The film is better than I remembered it being, but I definitely agree with high school me in thinking that, when compared to the masterful Hunt for Red October, it doesn’t compare favorably. There’s something a little too simplistic about Crimson Tide, a little too action-movie silly as opposed to truly dramatic. The film isn’t a check-your-brain-at-the-door piece of Hollywood stupidity, but there are definitely some choices (in the pacing, in the editing, in the music) that indicate that the film wants more to be an exciting action-adventure than a realistic drama. Now, that’s not necessarily bad — I LOVE a great action adventure! But that also puts a ceiling on the film’s potential right from the get-go.
The heart of the film is in the conflict between Gene Hackman and Denzel Washington. Both men are terrifically cast, and the whole film rests on the idea of these two powerhouses colliding with one another in the middle of a potentially world-ending nuclear showdown scenario. Mr. Hackman plays Captain Ramsey, commander of the U.S. nuclear sub the U.S.S. Alabama (and was it Mr. Scott or Quentin Tarantino, who performed an uncredited re-write on the film’s script, who chose the name Alabama, which was also so memorably the name of Patricia Arquette’s character in True Romance?). Captain Ramsey is an experienced veteran of naval combat, experienced in the ways of war, and conditioned with a fairly simplistic soldier’s mentality of following his orders without question. Denzel Washington plays the Alabama’s newly-assigned X.O., Lt. Commander Hunter. Hunter is an intelligent and well-regarded officer, but he’s never been in combat and his analytical approach puts him into immediate conflict with Captain Ramsey. Things come to a head when the Alabama receives orders to launch a nuclear first-strike on Russian rebels, but then receives another message that is cut off when the sub comes into conflict with a … [continued]
The recent passing of Tony Scott prompted me to pick up two films, both directed by Mr. Scott, that had been sitting for quite a whole on my “to-watch” shelf: True Romance and Crimson Tide. I hadn’t seen True Romance since college, and Crimson Tide since it was originally released back when I was in high school, and I’d long been thinking about re-watching both of them. As my own personal little memorial to Mr. Scott, I sat down for a fun double-feature last week.
I can’t decide if True Romance’s title is meant to be ironic or genuine. It’s a jump ball to me. But the story works either way you look at it. The movie is a fairy tale, albeit a blood-soaked, crazy, fever-dream of a fairy tale. It’s totally implausible from the very beginning to the very end, but it’s so endearingly insistent in maintaining a tone of over-the-top madness that it’s hard not to get swept away by the story. It helps that the two leads, Christian Slater as Clarence and Patricia Arquette as Alabama, are so likable. You can’t help but root for this crazy couple to survive all the drug-dealers and double-crosses to find themselves a happy ending. Watching this film, I can understand why Christian Slater was once a big star. He’s electric in the role, manic and dangerous but with a hundred-watt smile and such a huge amount of cheerful affability that he’s incredibly lovable, even when the movie dares you to turn your back on him. (We’re not too far into the film before he decides to hunt down and kill a dangerous pimp, spurred on to do so by a vision of Elvis. You read that right.) And I’ve never enjoyed Patricia Arquette quite as much as I do in this film. Yes, she’s written as a comic book nerd’s idea of a perfect woman (sexy and tough and into kung fu triple features), so that of course makes her hard to resist, but she brings so much life to the role. She’s street-wise but also innocent, naive without being a dim bulb. Her chemistry with Mr. Slater is magnetic.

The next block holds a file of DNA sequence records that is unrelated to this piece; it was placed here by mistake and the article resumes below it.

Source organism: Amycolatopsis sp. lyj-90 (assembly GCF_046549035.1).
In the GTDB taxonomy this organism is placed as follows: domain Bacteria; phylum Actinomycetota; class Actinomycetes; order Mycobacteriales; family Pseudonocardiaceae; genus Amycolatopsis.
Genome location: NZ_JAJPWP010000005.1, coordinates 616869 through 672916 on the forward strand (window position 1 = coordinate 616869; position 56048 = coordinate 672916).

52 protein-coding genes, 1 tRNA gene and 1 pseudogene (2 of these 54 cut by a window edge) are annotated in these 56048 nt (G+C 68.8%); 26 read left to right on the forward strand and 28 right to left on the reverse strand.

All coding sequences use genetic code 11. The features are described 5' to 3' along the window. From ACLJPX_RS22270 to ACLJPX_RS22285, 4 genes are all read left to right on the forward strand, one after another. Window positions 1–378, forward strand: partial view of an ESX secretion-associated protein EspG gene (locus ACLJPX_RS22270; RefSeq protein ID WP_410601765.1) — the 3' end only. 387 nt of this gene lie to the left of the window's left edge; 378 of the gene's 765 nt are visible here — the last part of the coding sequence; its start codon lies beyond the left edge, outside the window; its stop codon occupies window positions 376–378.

True Romance was written by Quentin Tarantino (it was released the year after his directorial debut, Reservoir Dogs), and the film is dripping with Mr. Tarantino’s particular wit and influences. Like most of Mr. Tarantino’s work, the film is intense and very violent, but also incredibly funny and filled with characters discussing their love of film and music and other geeky things. Clarence and Alabama meet in the middle of a Sonny Chiba triple feature, what more do I need to tell you? It’s interesting to see Mr. Tarantino’s … [continued]